Gym Party, Traverse Theatre, Review

Rating (out of 5)
Show details
Made In China
Made In China, Christopher Brett Bailey & Ira Brand (writers, directors)
Christopher Brett Bailey, Jessica Latowicki & Ira Brand
Running time

This party at the gym turned out to be no picnic. For one thing, the fighting started early – and for another, it didn’t stop. This was survival of the fittest, a competition with no prize and no purpose – a bit like life really.

The competitors' names were up in lights above the stage. And when Chris, Jess and Ira jogged on, dressed for business in singlets, shorts and running shoes, you could tell who was who because their garish, bobbed wigs matched the colour of their neon names.

It was fun at first. Round One was a riot of adult party games, an assortment of competitive eating, dizzy dancing and catching sweets thrown at them by the audience by whatever means possible - in the mouth and down the shorts, to name but two.

The second round got a bit awkward – but you expect a bit of awkwardness at parties. At this stage, the audience got to do what audiences these days seem to enjoy most – vote for their favourite. Beginning by raising hands for the most attractive and the best kisser, it ended with a vote for which one you would save from certain death.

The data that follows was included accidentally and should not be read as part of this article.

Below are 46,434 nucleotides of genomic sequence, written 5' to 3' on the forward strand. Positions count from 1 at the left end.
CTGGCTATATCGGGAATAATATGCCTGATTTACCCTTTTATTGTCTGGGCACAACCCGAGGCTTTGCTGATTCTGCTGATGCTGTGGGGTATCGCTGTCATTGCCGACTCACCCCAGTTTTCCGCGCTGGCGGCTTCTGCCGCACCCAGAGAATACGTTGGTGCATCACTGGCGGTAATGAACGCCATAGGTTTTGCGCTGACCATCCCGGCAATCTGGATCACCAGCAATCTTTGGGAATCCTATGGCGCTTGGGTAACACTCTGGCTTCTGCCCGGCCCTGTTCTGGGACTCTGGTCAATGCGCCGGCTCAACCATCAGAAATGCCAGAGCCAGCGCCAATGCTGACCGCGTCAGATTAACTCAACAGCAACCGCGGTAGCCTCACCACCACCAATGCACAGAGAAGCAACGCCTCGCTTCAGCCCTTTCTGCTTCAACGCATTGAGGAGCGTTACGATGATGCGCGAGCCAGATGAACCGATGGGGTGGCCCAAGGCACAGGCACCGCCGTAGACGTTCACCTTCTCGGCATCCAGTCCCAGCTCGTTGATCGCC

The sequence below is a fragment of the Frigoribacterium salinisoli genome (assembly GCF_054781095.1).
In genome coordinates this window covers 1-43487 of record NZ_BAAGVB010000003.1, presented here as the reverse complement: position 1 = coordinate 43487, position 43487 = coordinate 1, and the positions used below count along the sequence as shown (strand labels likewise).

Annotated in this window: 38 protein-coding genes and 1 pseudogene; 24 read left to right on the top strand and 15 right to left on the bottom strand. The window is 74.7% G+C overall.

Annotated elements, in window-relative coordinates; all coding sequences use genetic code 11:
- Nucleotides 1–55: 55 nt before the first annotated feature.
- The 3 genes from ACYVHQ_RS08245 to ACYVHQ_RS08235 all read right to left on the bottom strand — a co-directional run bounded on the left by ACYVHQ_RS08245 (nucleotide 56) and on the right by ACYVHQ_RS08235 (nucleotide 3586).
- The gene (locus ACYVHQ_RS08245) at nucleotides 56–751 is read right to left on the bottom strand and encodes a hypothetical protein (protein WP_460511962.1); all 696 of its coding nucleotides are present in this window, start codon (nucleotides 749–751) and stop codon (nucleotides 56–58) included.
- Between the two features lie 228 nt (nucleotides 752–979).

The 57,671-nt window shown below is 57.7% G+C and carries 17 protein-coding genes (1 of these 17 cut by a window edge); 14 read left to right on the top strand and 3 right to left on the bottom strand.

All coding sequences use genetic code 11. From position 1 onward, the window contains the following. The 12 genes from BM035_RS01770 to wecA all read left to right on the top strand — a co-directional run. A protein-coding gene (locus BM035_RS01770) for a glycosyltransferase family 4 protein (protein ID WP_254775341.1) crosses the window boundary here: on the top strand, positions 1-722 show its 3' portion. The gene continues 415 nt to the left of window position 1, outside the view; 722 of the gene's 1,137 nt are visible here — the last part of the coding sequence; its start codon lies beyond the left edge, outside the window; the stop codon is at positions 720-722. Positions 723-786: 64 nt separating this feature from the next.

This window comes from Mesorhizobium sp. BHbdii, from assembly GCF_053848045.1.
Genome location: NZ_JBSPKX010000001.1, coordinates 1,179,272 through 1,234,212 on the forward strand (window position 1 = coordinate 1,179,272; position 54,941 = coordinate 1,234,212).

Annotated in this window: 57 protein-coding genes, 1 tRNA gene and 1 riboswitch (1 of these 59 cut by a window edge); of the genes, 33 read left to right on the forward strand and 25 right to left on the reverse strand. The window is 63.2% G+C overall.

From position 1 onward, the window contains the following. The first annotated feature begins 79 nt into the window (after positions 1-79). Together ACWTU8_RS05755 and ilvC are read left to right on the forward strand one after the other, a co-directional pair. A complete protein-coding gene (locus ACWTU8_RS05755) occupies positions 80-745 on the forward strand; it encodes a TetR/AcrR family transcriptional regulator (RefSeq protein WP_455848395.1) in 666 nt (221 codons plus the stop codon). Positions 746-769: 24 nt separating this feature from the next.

In between rounds, the winner would bask in the glory while the other two paid a penance. With the punishments escalating from self-flagellation to coruscating personal attacks, by the end of the final round the two losers were literally trying to kill each other.

What all this emphasised was the pointless cruelty of the social Darwinism that we in the ‘civilised’ world have blithely accepted as normal, inevitable even: is it not just human nature for the strong to thrive at the expense of the weak? No longer forced to compete for basic resources, we compete for ‘the best’ and to be ‘the best’: we want the best house, the best-looking mate, to have the best body or the least-lined face.

This attitude underpins the chain of greed that led to the current recession. But the ‘I’ll get mine, screw the next guy’ stance requires a world of complicity to work. What this performance highlighted was just how implicated we all are in creating our cultural and political environment. The audience were part of the construction of this show, and so part of the problem, from the beginning. By the time you realised what you were into, it was too late to get out.

Devised with skill and performed with total commitment, this was an S&M experience that delivered an uncomfortably deserved slap around the face that thrilled while it smarted.

Show times: 4 & 5 March, 2014